Sensuality and desire come to the fore in Maryam Touzani's sophomore feature The Blue Caftan – Contributing Writer Anahit Behrooz sits down with the filmmaker to unfold her study of love.
Something blue ripples on the screen – it is hard to tell if it is the lilt of the ocean, or something slightly sturdier, more tangible. A hand presses into reams of silk with a touch that is almost erotic; fabric is tenderly stretched, measured, stitched through with knotted gold. Something beautiful is being made, a piece on which glances will snag, even as the person making it stays in the shadows.
In The Blue Caftan, who is seen, and who is not seen, defines everything. Gentle and doe-eyed tailor Halim lives an innocuous life hand-stitching traditional caftans in a small shop deep in the tangled alleyways of a Moroccan medina, where he works with his wife Mina; yet their marriage is both complicated and strangely strengthened by Halim’s queer desires, kept secret from everyone but his wife and the young apprentice that enters their lives. Fear and regret are spun through the characters’ lives, an ugly snarl that can only be teased out by the grace and care they extend to one another. At its heart, Maryam Touzani’s sophomore feature is a study in love – the expressions of it that we are made to see, and the ones that can bloom even in the most impenetrable of shade. We sat down with Touzani to discuss sensuality, desire, and the implacable defiance of love felt beyond definition.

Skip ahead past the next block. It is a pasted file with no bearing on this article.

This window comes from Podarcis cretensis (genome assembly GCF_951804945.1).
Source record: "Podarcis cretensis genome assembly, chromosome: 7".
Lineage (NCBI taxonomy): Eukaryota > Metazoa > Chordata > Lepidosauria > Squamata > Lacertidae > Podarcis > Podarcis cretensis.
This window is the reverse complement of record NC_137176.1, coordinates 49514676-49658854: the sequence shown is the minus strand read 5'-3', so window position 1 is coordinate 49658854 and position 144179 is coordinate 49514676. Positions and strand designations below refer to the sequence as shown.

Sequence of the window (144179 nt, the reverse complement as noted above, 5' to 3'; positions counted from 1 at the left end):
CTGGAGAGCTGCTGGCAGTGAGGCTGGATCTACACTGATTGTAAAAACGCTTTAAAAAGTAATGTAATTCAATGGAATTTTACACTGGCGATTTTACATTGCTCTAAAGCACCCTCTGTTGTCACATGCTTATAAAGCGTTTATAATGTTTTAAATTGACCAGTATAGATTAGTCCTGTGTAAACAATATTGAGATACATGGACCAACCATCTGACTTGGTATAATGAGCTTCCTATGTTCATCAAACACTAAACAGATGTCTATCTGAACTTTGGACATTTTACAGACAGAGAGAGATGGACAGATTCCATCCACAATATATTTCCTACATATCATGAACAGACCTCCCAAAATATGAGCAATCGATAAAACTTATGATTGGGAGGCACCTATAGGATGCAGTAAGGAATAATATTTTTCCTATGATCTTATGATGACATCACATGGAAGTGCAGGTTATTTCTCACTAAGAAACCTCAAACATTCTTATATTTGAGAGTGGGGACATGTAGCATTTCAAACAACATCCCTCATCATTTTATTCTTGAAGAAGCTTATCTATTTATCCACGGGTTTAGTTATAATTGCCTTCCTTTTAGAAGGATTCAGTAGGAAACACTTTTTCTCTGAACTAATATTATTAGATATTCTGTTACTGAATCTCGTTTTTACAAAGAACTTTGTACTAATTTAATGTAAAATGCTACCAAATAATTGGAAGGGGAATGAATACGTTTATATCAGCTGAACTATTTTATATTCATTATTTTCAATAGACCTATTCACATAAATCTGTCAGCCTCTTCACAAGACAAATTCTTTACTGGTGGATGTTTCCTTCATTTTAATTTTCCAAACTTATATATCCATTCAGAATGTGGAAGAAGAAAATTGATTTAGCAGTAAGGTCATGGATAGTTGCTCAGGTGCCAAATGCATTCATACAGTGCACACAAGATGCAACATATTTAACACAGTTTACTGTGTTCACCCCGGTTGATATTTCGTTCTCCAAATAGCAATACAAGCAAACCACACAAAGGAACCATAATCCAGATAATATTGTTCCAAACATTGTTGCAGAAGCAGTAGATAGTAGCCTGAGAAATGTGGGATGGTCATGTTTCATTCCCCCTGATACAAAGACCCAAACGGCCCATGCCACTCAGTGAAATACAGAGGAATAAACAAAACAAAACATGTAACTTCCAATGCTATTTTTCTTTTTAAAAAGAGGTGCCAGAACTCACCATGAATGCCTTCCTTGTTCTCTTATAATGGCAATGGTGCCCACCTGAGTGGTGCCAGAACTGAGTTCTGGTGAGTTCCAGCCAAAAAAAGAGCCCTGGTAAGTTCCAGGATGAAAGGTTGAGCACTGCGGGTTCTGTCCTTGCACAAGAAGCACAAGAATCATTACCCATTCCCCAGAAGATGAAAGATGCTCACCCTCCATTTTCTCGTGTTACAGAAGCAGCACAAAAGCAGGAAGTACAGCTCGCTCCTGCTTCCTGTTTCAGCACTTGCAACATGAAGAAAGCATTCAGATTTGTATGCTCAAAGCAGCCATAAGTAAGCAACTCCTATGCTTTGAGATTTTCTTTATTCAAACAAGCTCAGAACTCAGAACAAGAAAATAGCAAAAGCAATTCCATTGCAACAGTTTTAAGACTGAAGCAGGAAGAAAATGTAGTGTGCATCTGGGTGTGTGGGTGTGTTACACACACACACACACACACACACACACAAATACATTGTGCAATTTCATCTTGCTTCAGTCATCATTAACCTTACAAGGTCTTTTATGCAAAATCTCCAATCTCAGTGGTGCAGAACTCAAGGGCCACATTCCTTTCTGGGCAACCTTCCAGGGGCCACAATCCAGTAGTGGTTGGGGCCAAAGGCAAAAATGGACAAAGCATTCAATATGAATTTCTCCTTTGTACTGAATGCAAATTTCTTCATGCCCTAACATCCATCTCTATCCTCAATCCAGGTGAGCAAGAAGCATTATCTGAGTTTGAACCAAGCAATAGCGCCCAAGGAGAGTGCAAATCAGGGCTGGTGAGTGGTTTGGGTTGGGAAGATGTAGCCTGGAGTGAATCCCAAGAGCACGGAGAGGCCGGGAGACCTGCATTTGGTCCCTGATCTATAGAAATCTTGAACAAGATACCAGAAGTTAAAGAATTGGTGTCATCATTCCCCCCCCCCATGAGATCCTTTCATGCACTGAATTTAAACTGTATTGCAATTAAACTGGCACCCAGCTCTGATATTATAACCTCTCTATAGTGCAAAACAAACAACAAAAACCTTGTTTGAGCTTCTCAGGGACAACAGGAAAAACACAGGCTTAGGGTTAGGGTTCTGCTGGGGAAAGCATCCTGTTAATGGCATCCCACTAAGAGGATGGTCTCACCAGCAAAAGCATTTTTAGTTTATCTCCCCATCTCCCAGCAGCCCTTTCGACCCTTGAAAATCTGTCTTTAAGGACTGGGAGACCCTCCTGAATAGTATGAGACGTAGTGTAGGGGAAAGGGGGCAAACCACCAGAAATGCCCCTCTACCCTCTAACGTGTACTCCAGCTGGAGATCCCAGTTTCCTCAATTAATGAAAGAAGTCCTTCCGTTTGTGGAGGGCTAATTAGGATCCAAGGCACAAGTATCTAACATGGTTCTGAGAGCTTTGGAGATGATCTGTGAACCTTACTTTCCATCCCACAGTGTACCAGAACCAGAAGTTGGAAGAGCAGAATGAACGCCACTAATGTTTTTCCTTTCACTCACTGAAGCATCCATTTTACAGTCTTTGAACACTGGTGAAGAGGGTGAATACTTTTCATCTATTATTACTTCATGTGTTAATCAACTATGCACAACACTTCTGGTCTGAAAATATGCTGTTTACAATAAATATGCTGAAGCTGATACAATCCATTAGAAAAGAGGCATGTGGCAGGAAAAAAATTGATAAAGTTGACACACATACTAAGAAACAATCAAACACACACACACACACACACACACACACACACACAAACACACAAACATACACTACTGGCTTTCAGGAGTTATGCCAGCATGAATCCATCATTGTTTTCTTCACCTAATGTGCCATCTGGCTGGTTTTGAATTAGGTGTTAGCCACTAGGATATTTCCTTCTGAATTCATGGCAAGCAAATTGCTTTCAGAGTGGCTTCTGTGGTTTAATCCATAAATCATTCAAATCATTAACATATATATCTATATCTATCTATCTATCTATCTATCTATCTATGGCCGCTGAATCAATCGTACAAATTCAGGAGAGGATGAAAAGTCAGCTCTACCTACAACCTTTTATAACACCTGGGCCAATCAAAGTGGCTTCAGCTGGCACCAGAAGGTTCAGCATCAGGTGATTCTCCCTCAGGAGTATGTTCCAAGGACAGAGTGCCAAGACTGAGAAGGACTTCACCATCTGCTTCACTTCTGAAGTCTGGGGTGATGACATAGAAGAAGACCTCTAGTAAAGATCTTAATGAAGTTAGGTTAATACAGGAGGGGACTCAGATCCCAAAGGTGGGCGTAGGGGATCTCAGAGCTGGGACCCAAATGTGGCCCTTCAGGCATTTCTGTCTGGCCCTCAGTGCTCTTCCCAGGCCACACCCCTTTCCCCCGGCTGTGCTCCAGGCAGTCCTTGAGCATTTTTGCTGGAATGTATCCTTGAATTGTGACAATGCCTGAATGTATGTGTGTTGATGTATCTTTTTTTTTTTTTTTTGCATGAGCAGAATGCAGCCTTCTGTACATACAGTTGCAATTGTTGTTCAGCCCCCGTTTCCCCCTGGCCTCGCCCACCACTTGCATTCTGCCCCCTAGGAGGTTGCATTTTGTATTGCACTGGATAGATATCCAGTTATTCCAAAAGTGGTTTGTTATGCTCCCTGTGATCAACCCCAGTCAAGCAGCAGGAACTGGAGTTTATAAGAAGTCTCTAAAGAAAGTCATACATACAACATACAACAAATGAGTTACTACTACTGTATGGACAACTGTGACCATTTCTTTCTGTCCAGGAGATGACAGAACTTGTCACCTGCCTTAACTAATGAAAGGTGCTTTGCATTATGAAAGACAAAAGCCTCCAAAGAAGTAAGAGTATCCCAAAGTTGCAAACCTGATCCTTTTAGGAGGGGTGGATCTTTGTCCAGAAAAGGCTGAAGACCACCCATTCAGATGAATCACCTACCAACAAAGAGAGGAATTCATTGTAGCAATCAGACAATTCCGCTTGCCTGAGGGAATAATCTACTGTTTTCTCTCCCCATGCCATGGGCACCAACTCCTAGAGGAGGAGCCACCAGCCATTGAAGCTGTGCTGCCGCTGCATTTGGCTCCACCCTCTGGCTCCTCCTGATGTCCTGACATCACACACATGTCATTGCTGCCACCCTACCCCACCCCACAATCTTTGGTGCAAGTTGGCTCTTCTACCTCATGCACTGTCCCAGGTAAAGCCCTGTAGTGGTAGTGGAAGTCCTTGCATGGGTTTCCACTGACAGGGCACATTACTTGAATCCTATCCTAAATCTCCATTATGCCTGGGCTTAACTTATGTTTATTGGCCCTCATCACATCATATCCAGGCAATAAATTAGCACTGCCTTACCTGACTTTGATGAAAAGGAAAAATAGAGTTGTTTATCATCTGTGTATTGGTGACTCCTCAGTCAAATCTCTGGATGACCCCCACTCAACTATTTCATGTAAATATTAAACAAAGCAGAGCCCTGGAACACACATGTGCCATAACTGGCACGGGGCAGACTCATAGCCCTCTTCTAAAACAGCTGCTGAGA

There is a subversiveness to how you craft love stories in The Blue Caftan – the love between Halim and Mina is beautiful precisely because of its platonic nature, while the extramarital affair contains all the passion and tenderness we might expect from a marriage. What were the ways you wanted love to structure this film?